Streamline Your Food Intake
Episode #4 of the course Streamline your life to have more time for what matters by Liz Huber
I’m sure that food isn’t exactly the first thing you think of when it comes to making life more efficient, but eating is one of the few activities we do every single day. So naturally, it is full of inefficiencies like:
• wasting time in line for takeout
• multiple trips to the grocery store because you forgot something
• spending hours preparing simple meals for yourself
Makes sense? Then let’s go!
Let’s start with determining which of your eating habits you want to streamline:
• What are your eating habits for breakfast, lunch, snacks, and dinner?
• Which of these habits do you want to keep unchanged (e.g., dinner with the family)?
• Which of these habits are associated with feeling “robbed of time” or “stressed out” (e.g., standing in line, pointless lunch meetings, etc.)?
If you think it’s impossible to eliminate eating, U.S. startup Soylent will make you think again. Their slogan, “Let us take a few things off your plate,” couldn’t be more spot-on for a company that sells meal-replacement drinks. Their “ready to drink” products come in different flavors and provide a complete meal (each drink contains 400 calories, 20g of protein, and 20% of your daily nutrient requirements).
The only thing more efficient is not eating at all. ;)
If eliminating your eating doesn’t appeal to you, you can use these suggestions to make your meals as efficient as possible:
Plan your meals for the entire week to save time researching and deciding when, where, and what to eat. If you are cooking for yourself, you can make your own meal plan or use a service like Prep Dish to get it done for you.
Shop all the ingredients for your meal plan in one go on the weekend.
Never enter the grocery store without a shopping list. Bonus Tip: Organize your list by section (meat, vegetables, dairy, etc.) so you are in and out in no time.
Use smart cooking shortcuts by buying pre-cut vegetables, roasted chicken, ready-to-eat salad, hummus, and pre-cooked grains.
Limit yourself to a set of fast and tasty default recipes during the week. This saves time and mental energy on decision making, ingredient shopping, and recipe research.
Always cook in big batches so you can eat for several days or freeze the rest for later (freeze in portions!). Having a few ready-to-eat meals in the freezer can be a great time-saver on stressful days.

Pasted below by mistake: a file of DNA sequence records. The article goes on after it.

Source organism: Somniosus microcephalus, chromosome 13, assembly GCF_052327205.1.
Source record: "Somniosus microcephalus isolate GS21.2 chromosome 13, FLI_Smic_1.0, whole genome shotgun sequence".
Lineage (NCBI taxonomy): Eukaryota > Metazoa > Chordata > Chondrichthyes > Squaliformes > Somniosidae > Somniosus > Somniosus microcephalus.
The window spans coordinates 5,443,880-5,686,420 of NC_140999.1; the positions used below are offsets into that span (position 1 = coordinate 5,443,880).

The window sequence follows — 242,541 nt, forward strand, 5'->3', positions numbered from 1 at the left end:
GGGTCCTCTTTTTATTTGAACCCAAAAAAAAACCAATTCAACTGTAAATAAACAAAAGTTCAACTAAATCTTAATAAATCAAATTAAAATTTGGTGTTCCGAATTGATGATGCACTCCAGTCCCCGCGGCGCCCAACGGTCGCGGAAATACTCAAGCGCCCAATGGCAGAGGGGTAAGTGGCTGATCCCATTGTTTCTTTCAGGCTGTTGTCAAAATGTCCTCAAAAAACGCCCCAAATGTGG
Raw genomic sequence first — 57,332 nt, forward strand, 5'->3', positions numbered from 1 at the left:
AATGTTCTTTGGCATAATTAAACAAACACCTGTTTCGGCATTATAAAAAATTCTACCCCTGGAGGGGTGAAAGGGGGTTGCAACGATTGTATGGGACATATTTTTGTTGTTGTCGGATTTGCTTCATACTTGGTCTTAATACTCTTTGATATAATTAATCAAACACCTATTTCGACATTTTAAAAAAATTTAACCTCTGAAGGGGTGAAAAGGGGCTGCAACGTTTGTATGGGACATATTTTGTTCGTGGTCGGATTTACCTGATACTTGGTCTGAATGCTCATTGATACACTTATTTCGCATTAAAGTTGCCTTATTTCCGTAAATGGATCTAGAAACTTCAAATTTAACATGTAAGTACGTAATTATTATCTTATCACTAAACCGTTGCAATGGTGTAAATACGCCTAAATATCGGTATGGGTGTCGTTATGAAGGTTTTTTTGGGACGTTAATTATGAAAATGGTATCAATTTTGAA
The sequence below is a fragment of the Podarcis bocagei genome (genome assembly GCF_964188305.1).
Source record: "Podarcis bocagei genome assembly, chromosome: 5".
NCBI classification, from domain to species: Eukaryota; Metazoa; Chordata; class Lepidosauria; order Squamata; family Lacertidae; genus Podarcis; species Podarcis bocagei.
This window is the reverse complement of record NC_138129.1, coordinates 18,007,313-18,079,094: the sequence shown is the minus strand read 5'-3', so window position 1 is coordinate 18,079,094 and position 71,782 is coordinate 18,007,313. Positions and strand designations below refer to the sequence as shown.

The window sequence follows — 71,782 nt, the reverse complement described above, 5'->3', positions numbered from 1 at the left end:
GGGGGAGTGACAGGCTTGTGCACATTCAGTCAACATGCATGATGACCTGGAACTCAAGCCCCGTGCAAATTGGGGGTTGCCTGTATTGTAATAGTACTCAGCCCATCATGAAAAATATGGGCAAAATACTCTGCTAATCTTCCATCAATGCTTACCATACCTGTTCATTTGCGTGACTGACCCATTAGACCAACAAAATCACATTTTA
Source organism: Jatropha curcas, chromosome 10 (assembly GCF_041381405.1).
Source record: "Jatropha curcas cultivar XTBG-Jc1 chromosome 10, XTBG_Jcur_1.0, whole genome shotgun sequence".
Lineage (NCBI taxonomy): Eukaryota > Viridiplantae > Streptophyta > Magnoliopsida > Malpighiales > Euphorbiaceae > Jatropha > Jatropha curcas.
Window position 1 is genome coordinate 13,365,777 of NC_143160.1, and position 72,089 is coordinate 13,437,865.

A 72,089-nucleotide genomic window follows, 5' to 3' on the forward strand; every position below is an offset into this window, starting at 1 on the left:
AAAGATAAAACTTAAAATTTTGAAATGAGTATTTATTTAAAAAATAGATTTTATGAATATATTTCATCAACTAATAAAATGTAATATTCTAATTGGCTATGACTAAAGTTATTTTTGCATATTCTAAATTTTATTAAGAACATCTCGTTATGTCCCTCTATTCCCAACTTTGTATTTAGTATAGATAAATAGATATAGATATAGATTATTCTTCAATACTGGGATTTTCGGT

Meal-prep on Sundays to save time, money, and unnecessary distractions during the week. Prepare your meals in separate containers, and just grab them out of the fridge in the mornings.
Get your take-out in off-times (before 12 pm or after 2 pm) to avoid the lines.
Combine lunch with a quick catch-up with a team member to skip your meeting later that day. Invite your entire team in order to catch multiple birds with one stone.
Rethink stressful, time-consuming, and low-value lunch meetings: Schedule a “Skype Lunch” with people far away from your office, swap lunch meetings for a quick coffee to keep it short, and decline invitations that are neither relevant nor enjoyable for you.
As you might have guessed, automating your eating is not really possible. However, there are two strategies you can use that come close:
Automate the decision about what to eat by eating the same meal every day or rotating three to four different weekly meal plans. If you are eating out, limit your choices to a couple of take-out places and restaurants around your office that fit your criteria (e.g., fast service, suitable for lunch meetings, healthy and inexpensive food, etc.).
Use “set it and forget it” cooking tools like your oven and slow cooker.
Finally, let’s look at ways you can outsource anything food related so you only need to eat!
Buy your groceries online, and have them delivered to your home at a specific time. Save the items you always need in your account so you can re-order them easily.
Use meal subscription services like Freshly to get healthy meals delivered straight to your office. If you prefer to cook yourself, use sites like HelloFresh to outsource your shopping and get ready-to-cook meal kits delivered.
Hire a personal chef or nanny to cook for you and your family.
Hire an assistant to get your favorite take-out, do the shopping, or create meal plans.
Take Action Today: Bring your own lunch tomorrow and see how it makes you feel!
Tomorrow, we’ll have a look at how you can apply the five-step process to your information intake!
Cook Once, Eat All Week: Your Ultimate Guide to Meal Prep
The Science of Cooking: Every Question Answered to Give You the Edge by Dr. Stuart Farrimond
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